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Judge Cannon skeptical of Trump co-defendants’ arguments to dismiss charges

FORT PIERCE, Fla. — U.S. District Judge Aileen M. Cannon on Friday expressed skepticism about dropping charges against Donald Trump’s two co-defendants in the classified documents case and suggested their arguments for of dismissal would be better suited as a defense at trial.

Lawyers for Walt Nauta and Carlos De Oliveira — both of whom are still employed by Trump — argued that the charges against them should be dropped, in part because the indictment accused them of obstructing efforts authorities to retrieve classified documents from Trump’s property without providing details. proof that employees were aware of an ongoing investigation or knew that the document boxes contained classified documents.

Prosecutors said the information in the indictment was sufficient and that they did not need to disclose the evidence they would use at this stage of the proceedings. Cannon seemed to agree and said defense attorneys could present those arguments to a jury.

“So why wouldn’t that be a trial argument?” » she asked the defense attorney several times during the two-hour hearing Friday afternoon.

Yet she appeared to struggle with multiple requests from defense attorneys, asking both sides pointed questions about precedent and evidence. She was not required to hold a hearing and could have made a decision based solely on their written arguments.

Cannon, a relatively inexperienced judge who was appointed by Trump in late 2020, has not indicated when she will issue her ruling. The judge is still debating other key decisions in the pretrial proceedings that keep the case from moving closer to a trial and has yet to set a firm date for trial — leaving the big question of find out if Trump will be tried in Florida before the 2024 election.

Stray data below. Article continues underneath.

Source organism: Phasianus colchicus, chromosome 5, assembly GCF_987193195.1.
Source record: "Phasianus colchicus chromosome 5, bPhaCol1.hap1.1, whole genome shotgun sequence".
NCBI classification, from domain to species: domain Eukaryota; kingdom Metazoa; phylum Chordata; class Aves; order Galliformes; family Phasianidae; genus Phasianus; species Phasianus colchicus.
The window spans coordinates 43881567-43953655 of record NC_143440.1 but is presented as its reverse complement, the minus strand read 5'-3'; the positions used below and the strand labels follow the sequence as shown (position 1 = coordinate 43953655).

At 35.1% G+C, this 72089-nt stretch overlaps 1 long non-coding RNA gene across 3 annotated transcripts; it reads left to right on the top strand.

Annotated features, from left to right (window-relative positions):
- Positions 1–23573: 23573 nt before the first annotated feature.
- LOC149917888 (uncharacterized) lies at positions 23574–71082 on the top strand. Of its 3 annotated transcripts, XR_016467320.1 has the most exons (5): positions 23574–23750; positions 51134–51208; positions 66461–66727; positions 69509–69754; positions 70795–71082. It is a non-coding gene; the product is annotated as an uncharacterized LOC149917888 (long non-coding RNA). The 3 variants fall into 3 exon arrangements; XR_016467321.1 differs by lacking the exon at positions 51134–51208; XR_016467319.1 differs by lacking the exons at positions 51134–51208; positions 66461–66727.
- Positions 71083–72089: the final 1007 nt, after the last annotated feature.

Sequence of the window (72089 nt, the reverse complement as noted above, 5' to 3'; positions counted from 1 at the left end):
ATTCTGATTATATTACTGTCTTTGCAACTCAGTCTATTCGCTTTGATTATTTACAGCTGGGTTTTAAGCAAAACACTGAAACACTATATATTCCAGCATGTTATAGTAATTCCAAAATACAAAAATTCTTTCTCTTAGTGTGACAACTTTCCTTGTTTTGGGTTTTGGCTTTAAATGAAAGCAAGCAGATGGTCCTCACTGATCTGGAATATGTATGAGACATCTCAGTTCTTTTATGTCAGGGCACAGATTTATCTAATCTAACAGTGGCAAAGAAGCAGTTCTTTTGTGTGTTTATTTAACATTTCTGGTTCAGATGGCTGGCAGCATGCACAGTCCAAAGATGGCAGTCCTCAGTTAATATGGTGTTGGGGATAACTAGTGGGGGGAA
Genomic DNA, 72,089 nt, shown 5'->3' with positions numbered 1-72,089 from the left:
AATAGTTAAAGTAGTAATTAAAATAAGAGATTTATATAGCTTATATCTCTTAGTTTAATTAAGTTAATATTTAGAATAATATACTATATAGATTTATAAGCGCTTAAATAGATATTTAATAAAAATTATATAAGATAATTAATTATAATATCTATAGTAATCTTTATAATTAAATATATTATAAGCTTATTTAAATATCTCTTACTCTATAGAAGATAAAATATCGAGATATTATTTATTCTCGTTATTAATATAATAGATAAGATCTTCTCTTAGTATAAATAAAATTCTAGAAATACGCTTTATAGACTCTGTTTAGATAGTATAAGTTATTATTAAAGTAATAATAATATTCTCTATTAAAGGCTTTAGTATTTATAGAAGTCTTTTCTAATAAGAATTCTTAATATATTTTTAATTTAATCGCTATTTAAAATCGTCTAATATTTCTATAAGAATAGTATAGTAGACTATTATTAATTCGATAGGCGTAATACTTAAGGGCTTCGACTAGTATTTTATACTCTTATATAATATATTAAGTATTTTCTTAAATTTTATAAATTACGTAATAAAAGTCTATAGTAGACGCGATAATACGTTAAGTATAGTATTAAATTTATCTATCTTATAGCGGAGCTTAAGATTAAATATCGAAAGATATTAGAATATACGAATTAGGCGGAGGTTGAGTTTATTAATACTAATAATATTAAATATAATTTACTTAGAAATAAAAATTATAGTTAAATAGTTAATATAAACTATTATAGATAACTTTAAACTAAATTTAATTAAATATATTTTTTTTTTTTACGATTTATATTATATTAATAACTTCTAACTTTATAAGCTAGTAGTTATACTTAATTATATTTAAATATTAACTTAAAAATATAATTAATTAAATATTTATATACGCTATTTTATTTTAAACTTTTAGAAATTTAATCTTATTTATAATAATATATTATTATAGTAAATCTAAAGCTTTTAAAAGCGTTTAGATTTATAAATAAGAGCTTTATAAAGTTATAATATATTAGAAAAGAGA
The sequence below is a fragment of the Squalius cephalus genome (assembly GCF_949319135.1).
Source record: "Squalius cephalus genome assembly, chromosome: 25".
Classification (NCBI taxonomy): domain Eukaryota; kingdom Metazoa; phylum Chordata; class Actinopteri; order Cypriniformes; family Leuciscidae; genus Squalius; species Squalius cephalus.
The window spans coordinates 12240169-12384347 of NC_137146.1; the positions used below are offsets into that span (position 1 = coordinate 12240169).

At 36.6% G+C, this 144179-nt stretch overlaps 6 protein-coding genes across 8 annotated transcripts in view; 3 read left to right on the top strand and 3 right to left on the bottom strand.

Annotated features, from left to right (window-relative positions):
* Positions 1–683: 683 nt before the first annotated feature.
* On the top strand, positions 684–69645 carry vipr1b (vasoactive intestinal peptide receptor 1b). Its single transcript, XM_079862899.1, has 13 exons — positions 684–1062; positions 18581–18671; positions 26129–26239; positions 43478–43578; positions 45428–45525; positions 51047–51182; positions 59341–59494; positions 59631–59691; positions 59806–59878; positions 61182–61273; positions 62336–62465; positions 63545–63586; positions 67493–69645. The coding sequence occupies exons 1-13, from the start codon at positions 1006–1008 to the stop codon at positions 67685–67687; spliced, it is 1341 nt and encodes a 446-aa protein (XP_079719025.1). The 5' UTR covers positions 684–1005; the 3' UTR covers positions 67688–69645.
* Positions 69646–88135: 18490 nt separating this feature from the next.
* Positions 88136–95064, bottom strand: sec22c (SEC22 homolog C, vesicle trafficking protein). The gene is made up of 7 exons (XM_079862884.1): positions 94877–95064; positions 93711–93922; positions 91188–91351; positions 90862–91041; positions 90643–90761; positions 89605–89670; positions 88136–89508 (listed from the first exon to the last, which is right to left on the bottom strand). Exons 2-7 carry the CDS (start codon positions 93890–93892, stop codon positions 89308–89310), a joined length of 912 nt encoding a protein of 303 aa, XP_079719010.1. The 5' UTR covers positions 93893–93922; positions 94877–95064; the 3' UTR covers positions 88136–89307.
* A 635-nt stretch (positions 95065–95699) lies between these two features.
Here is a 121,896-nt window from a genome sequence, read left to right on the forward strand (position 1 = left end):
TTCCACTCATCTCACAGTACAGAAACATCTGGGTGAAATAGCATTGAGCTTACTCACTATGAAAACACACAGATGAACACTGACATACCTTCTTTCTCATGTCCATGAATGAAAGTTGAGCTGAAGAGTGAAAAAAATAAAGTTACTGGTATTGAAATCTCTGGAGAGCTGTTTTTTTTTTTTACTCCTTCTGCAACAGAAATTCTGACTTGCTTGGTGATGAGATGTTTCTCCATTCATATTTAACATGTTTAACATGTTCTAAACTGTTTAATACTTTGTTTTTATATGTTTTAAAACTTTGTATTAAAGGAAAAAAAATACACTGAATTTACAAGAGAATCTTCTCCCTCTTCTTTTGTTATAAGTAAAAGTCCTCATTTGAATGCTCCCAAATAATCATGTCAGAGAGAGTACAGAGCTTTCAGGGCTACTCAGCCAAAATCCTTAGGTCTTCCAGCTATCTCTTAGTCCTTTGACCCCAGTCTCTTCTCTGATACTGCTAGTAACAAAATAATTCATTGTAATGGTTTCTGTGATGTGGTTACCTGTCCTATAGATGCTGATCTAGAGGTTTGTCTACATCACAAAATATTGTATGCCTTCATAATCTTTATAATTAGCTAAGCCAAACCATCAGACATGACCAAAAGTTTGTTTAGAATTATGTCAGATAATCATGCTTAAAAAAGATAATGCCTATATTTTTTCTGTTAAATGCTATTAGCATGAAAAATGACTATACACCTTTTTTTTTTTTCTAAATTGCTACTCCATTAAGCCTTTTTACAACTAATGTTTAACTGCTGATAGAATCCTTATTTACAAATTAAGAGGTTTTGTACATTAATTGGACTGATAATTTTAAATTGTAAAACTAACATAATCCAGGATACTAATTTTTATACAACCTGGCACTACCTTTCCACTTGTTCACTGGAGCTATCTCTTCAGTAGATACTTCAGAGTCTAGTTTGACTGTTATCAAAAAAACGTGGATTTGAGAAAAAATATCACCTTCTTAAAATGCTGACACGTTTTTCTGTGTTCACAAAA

Trump has been the focus of much of the pretrial hearings in the case. But Friday’s hearing brought the co-defendants’ cases center stage, providing a window into the two men’s potential defenses: They were simply doing their jobs when they allegedly moved boxes and discussed deleted security footage, and were unaware of the ongoing federal investigation. .

Prosecutors say Nauta and De Oliveira conspired with the former president to obstruct the investigation and thwart officials’ attempts to recover government documents that Trump took with him after leaving the White House. Prosecutors say the men misled investigators with their statements and plotted to delete security footage to prevent officials from recovering the boxes.

Nauta is also charged with crimes related to allegations that he moved dozens of boxes from a storage room at Mar-a-Lago, Trump’s Florida home and private club, to Trump’s residential quarters while investigators were trying to locate them.

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Nauta, a Trump aide who always travels with him, and De Oliveira, the Mar-a-Lago property manager, face eight and four counts, respectively, and have pleaded not guilty.

Trump faces 40 charges in the case, including 32 charges for allegedly violating part of the Espionage Act for possessing 32 documents that prosecutors say contained sensitive government information. Nauta and De Oliveira are not charged with any crime related to document retention.

Cannon’s hearing Friday focused on motions to dismiss the case filed by Nauta and De Oliveira. The motions claim there is no evidence that Nauta or De Oliveira knew there were classified documents in the boxes or that they were aware of the ongoing government investigation. For this reason, their lawyers say, the facts set forth in the indictment do not support the government’s charges against them. They also argued that some of the charges against them are unconstitutionally vague and redundant.

John Irving, a lawyer for De Oliveira, described the allegations against his client as the equivalent of accusing a getaway driver of being a conspirator in a crime, when the getaway driver is actually an Uber driver who did not had no idea who the people in his car were. TO DO.

“It’s impossible to obstruct an investigation that we don’t know anything about,” Irving said.

Prosecutors said they only needed to prove that the defendants knew about an investigation — not that they knew the details or what a subpoena required.

“We don’t need to make these arguments now,” prosecutor Jay Bratt said.

Trump filed more than half a dozen motions to dismiss the case, with Nauta and De Oliveira joining some of them. Cannon had already held a hearing on two of Trump’s motions to dismiss the case, rejecting both.

Motions to dismiss are generally lengthy arguments that are rarely successful. Irving and Stanley Woodward, Nauta’s lawyer, also asked Cannon to require the government to submit a statement of particulars – a document that would provide more details about the evidence underlying the charges in the act of accusation.

Prosecutors said the indictment was detailed and that laying out the details would be an unnecessary burden that would force them to reveal their trial strategies.

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